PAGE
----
With respect to the second issue, the Court held that the motion judge failed to appreciate Subway’s reputational harm, the likelihood of serious financial harm and that this proceeding did not bear the indicia of a SLAPP suit. The motion judge erred in law by engaging in an assessment of damages as though he were the trial judge, failing to appreciate that damage may be an ongoing process, and failing to appropriately weigh the public interest.
Subway’s appeal was allowed. The action continues against CBC and its named employees.
Trent brought an anti-SLAPP motion seeking to dismiss Subway’s negligence action against it (it did not bring an anti-SLAPP motion with respect to the defamation claim). The motion judge denied Trent’s motion and Trent appealed.
The Court of Appeal allowed the appeal. It held that Trent satisfied the initial threshold of showing that the negligence claim arose from an expression on a matter related to the public interest. The motion judge erred in law by viewing s. 137.1 of the Courts of Justice Act as aimed at a limited category of torts like defamation. It was also an error of law not to appreciate the centrality of expression to this negligence claim.
The Court held that Subway failed to satisfy its burden of showing that the negligence claim met the substantial merit requirement under s. 137.1(4) of the Courts of Justice Act.
It determined that Subway did not have a real prospect of success on the issue of whether a relationship of proximity and thus a duty of care existed necessary to support Subway’s claim for pure economic loss against Trent. Subway failed to advance the determinative elements to establish proximity for a claim within the performance of a service category or negligent misrepresentation. There was no undertaking of responsibility by Trent in favour of Subway and no reliance by Subway. Trent’s only express undertaking was to conduct testing for CBC. Subway did not rely on the test results of Trent. The Court of Appeal also rejected Subway’s novel duty of care argument, finding it was not legally tenable.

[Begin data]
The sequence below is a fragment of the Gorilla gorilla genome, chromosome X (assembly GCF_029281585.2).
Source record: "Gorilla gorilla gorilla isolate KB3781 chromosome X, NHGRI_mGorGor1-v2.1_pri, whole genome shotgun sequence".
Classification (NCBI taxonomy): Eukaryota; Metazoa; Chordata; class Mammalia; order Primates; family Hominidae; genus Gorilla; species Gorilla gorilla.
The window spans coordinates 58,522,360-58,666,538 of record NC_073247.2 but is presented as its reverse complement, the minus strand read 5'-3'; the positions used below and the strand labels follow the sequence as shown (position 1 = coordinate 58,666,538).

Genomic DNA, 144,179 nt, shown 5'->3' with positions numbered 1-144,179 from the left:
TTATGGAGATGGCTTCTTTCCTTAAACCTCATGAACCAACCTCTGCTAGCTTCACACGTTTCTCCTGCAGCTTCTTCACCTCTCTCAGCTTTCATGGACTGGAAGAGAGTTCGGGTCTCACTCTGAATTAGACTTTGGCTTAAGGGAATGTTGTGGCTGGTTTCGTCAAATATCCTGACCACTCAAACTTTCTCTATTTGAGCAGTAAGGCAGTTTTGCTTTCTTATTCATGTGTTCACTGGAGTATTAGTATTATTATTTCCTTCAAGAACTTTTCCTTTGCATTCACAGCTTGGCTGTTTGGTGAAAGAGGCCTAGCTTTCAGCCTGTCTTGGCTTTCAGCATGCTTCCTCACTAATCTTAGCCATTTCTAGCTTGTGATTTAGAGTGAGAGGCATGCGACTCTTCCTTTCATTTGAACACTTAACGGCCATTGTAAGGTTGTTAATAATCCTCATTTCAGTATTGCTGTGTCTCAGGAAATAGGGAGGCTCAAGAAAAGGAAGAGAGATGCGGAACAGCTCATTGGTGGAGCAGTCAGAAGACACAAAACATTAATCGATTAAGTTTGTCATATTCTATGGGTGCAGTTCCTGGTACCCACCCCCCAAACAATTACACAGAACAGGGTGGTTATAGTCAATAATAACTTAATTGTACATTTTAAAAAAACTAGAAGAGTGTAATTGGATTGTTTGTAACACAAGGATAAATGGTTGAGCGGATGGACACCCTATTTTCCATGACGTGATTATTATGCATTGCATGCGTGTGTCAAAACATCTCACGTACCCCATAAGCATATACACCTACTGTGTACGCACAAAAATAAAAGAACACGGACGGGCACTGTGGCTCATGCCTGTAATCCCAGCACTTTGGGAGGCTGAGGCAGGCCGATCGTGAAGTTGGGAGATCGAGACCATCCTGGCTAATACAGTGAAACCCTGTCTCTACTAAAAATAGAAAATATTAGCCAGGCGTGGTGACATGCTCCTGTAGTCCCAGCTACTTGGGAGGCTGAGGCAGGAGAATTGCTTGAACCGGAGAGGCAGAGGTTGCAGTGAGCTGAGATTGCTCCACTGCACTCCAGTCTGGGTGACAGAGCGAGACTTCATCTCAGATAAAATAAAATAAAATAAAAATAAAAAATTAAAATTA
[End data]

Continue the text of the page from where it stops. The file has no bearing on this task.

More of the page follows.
Trent’s appeal was allowed and the motion judge’s order was replaced with an order dismissing Subway’s negligence claim.
These decisions are important for employers for two reasons.
First, they serve as reminders to be mindful of the anti-SLAPP provisions prior to bringing an action that could be seen as an attempt to silence a party with respect to an issue of public interest.
Second, they make clear that anti-SLAPP motions can apply to other causes of action, including tort/negligence.
Whether you are contemplating bringing an anti-SLAPP motion or are defending against one, please feel free to contact your Hicks Morley lawyer.
The article in this client update provides general information and should not be relied on as legal advice or opinion. This publication is copyrighted by Hicks Morley Hamilton Stewart Storie LLP and may not be photocopied or reproduced in any form, in whole or in part, without the express permission of Hicks Morley Hamilton Stewart Storie LLP. ©